woody zimmermann 120This article could easily be subtitled “Fumbling the Ball at the One-yard Line.” Of course, this happens not only in sports. For a political example we need look no farther back than the 2012 presidential election, when Republicans fumbled a sure win over a riotously-failed presidency by putting up a milquetoast candidate who performed a very credible Mr. Rogers-impression. (“Will you be my neighbor?”) The GOP let Democrats stomp Mr. Romney’s exemplary character and smear his party as villains in a fanciful War on Women. Unanswered and un-deflected, the flung doo-doo stunk up the election so badly that voters forgot what the stakes were. Minorities and women – including many who had no jobs – turned out in great numbers to keep their “champion” in office, while millions of disgruntled Republicans stayed home to rearrange their sock-drawers. What should have been a GOP walk turned into a rout. Mr. Obama sailed into a scandal-ridden second term whose motto should have been “You ain’t seen nutthin’ yet!”

But Republicans don’t have a corner on fumbled elections. In 2000, a soaring economy due to balanced budgets produced by the first Republican Congresses in 40 years should have given Vice-president Al Gore an easy win – and a triumphant Clinton “third term” – over George W. Bush. But Mr. Clinton couldn’t keep his pants on. He was caught dallying with a 21-year-old White House intern in the Oval Office. The Clinton Machine tried to deny it, but the evidence was beyond dispute. Special Prosecutor Ken Starr also found that Mr. Clinton had committed perjury and tampered with a jury during a trial on charges that he sexually harassed state-employee Paula Jones while he was governor of Arkansas. These violations became articles of impeachment, passed by the House of Representatives in December 1998. The president beat the rap on party-line votes in the Senate (February 1999) – with not a single Democrat voting to convict him on charges that would have sent any ordinary citizen to jail. But his presidency was mortally wounded.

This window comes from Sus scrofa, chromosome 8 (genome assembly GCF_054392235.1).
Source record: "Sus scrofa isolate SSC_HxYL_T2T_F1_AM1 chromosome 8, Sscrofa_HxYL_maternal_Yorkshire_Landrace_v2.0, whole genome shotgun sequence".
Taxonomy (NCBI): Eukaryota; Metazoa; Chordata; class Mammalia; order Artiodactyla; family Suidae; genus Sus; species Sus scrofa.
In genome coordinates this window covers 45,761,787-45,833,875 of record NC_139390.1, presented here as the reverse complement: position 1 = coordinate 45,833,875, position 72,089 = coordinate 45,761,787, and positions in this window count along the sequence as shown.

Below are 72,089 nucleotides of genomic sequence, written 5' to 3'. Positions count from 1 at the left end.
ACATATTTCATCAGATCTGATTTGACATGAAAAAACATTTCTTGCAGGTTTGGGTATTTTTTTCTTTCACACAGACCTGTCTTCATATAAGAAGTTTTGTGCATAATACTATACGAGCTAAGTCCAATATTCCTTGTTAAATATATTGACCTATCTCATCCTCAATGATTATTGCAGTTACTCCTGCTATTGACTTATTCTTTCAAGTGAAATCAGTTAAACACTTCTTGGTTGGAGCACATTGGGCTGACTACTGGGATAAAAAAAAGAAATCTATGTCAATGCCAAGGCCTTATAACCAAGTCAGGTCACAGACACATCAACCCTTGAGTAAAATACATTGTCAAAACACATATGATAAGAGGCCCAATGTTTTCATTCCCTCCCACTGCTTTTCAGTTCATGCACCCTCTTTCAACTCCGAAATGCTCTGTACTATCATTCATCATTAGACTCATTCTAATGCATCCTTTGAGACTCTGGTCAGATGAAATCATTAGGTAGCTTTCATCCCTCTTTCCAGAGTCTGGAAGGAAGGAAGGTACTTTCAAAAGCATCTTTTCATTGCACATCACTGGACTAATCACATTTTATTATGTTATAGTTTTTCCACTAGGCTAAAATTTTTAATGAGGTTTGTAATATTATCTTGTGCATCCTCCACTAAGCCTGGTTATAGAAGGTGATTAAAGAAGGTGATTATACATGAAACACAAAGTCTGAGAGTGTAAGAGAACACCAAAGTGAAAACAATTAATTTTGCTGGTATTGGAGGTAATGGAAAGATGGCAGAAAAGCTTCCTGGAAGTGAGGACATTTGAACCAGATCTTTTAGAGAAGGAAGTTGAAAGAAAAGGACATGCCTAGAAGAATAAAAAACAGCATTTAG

Party apparatchiks valiantly tried to cast his survival in triumphal terms, but it was no use. The public would not countenance his conduct. Mr. Clinton limped on to the close of his second term, while Mr. Gore tried to pick up the pieces by highlighting Mr. Clinton’s successes. (“Other than that, how was the play, Mrs. Lincoln?”) Mr. Gore also damaged his own campaign by wearing earth-tones and absurdly trying to pose as Macho Man to attract the women’s vote. Ultimately, he lost the election by just 500 votes in Florida. Democrats’ subsequent attempt to conduct selective recounts in four Florida counties was blocked by the U. S. Supreme Court in mid-December, giving the election to Mr. Bush.

This year the election is clearly there for the taking by Republicans. The Obama-presidency is even more disastrous than it was in 2012. The economy is practically at a standstill. Millions of Americans are either under-employed or not working at all, with record numbers no longer even counted because they have stopped looking for work. Food-stamp recipients number an all-time high of 49 million. Illegal immigrants are pouring across our borders to work jobs that should be going to American citizens, while Democrats openly advocate a fast track to citizenship for millions of them. Young people are on the verge of open revolt because they can’t find good-paying work to pay off college-debts of over $1 trillion. And the Obama administration seems determined to destroy the country’s energy-industry to save the world from climate-change for which no clear causal evidence exists.

On the world stage, Islamic terrorists are running wild; Iran has extracted a “deal” that gives it a path to obtaining atomic weapons; and a nuclear-armed North Korea is testing intercontinental ballistic missiles that could deliver atomic warheads to the United States mainland. China is building new islands for military bases in the South China Sea. Russia is aggressively expanding its control over neighboring countries, while Mr. Obama continues to promote “neo-isolationism” for us. Nearly a million Syrian refugees are threatening to bury European economies under a mountain of welfare debt that could change those countries forever.